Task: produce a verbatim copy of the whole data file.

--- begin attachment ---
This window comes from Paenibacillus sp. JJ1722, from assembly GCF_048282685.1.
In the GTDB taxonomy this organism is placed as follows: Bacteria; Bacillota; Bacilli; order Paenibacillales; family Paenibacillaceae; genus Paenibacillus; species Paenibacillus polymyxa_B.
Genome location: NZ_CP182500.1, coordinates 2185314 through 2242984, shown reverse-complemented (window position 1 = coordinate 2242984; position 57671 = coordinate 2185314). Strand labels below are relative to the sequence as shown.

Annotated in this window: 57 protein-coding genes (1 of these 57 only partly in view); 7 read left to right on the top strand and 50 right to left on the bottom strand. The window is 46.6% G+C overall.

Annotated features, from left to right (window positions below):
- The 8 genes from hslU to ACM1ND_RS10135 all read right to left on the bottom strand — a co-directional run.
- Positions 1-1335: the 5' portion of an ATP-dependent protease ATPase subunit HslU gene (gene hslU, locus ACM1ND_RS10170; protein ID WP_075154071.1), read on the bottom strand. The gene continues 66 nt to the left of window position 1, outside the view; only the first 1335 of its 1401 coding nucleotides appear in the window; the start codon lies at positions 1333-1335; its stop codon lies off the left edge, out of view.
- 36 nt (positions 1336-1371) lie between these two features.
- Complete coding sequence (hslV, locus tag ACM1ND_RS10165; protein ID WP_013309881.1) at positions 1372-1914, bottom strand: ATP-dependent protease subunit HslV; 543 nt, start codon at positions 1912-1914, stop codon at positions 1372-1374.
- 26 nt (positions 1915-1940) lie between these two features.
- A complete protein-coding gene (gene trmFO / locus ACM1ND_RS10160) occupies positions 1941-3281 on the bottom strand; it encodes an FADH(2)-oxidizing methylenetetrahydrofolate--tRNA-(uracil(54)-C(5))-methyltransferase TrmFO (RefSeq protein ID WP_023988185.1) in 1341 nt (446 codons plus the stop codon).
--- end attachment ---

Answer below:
This window comes from Paenibacillus sp. JJ1722, from assembly GCF_048282685.1.
In the GTDB taxonomy this organism is placed as follows: Bacteria; Bacillota; Bacilli; order Paenibacillales; family Paenibacillaceae; genus Paenibacillus; species Paenibacillus polymyxa_B.
Genome location: NZ_CP182500.1, coordinates 2185314 through 2242984, shown reverse-complemented (window position 1 = coordinate 2242984; position 57671 = coordinate 2185314). Strand labels below are relative to the sequence as shown.

Annotated in this window: 57 protein-coding genes (1 of these 57 only partly in view); 7 read left to right on the top strand and 50 right to left on the bottom strand. The window is 46.6% G+C overall.

Annotated features, from left to right (window positions below):
- The 8 genes from hslU to ACM1ND_RS10135 all read right to left on the bottom strand — a co-directional run.
- Positions 1-1335: the 5' portion of an ATP-dependent protease ATPase subunit HslU gene (gene hslU, locus ACM1ND_RS10170; protein ID WP_075154071.1), read on the bottom strand. The gene continues 66 nt to the left of window position 1, outside the view; only the first 1335 of its 1401 coding nucleotides appear in the window; the start codon lies at positions 1333-1335; its stop codon lies off the left edge, out of view.
- 36 nt (positions 1336-1371) lie between these two features.
- Complete coding sequence (hslV, locus tag ACM1ND_RS10165; protein ID WP_013309881.1) at positions 1372-1914, bottom strand: ATP-dependent protease subunit HslV; 543 nt, start codon at positions 1912-1914, stop codon at positions 1372-1374.
- 26 nt (positions 1915-1940) lie between these two features.
- A complete protein-coding gene (gene trmFO / locus ACM1ND_RS10160) occupies positions 1941-3281 on the bottom strand; it encodes an FADH(2)-oxidizing methylenetetrahydrofolate--tRNA-(uracil(54)-C(5))-methyltransferase TrmFO (RefSeq protein ID WP_023988185.1) in 1341 nt (446 codons plus the stop codon).